With the threat of imminent melt-down and radiation leaks at the reactors in northeastern Japan beginning to pass, details of the seamy side of the TEPCO's (the utility operating the plants) are becoming more prominent --
April 9, 2011
Japanese Workers Braved Radiation for a Temp Job
By HIROKO TABUCHI
KAZO, Japan — The ground started to buck at the Fukushima Daiichi nuclear power plant, and Masayuki Ishizawa could scarcely stay on his feet. Helmet in hand, he ran from a workers’ standby room outside the plant’s No. 3 reactor, near where he and a group of workers had been doing repair work. He saw a chimney and crane swaying like weeds. Everybody was shouting in a panic, he recalled.
Mr. Ishizawa, 55, raced to the plant’s central gate. But a security guard would not let him out of the complex. A long line of cars had formed at the gate, and some drivers were blaring their horns. “Show me your IDs,” Mr. Ishizawa remembered the guard saying, insisting that he follow the correct sign-out procedure. And where, the guard demanded, were his supervisors?
“What are you saying?” Mr. Ishizawa said he shouted at the guard. He looked over his shoulder and saw a dark shadow on the horizon, out at sea, he said. He shouted again: “Don’t you know a tsunami is coming?”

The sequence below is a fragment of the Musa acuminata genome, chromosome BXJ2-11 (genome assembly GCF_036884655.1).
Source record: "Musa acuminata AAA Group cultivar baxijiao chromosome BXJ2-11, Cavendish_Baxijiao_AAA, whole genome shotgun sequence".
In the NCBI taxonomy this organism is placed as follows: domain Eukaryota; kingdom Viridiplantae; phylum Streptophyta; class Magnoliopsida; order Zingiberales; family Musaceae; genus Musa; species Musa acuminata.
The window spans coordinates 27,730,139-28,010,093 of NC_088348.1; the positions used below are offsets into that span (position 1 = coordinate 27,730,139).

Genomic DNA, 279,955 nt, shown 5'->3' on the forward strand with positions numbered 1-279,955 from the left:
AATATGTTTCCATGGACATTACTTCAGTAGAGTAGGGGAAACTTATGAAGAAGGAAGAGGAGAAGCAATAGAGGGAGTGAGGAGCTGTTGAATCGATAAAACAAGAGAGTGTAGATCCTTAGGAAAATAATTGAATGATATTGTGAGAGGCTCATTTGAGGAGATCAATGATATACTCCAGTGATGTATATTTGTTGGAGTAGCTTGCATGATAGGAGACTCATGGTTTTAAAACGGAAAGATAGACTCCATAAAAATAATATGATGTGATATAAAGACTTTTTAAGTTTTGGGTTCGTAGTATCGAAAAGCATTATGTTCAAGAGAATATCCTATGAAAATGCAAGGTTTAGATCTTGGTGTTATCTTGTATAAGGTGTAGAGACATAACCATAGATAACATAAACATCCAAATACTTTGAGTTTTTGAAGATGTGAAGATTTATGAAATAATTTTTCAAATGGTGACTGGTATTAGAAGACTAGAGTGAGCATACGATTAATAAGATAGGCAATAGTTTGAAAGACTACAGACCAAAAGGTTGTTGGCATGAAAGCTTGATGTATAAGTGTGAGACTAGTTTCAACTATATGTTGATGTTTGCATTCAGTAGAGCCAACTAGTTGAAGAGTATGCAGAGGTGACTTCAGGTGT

Mr. Ishizawa, who was finally allowed to leave, is not a nuclear specialist; he is not even an employee of the Tokyo Electric Power Company, the operator of the crippled plant. He is one of thousands of untrained, itinerant, temporary laborers who handle the bulk of the dangerous work at nuclear power plants here and in other countries, lured by the higher wages offered for working with radiation. Collectively, these contractors were exposed to levels of radiation about 16 times as high as the levels faced by Tokyo Electric employees last year, according to Japan’s Nuclear and Industrial Safety Agency, which regulates the industry. These workers remain vital to efforts to contain the nuclear crisis at the Fukushima nuclear plants.
They are emblematic of Japan’s two-tiered work force, with an elite class of highly paid employees at top companies and a subclass of laborers who work for less pay, have less job security and receive fewer benefits. Such labor practices have both endangered the health of these workers and undermined safety at Japan’s 55 nuclear reactors, critics charge.
“This is the hidden world of nuclear power,” said Yuko Fujita, a former physics professor at Keio University in Tokyo and a longtime campaigner for improved labor conditions in the nuclear industry. “Wherever there are hazardous conditions, these laborers are told to go. It is dangerous for them, and it is dangerous for nuclear safety.”
more here --
http://www.nytimes.com/2011/04/10/world ... rkers.html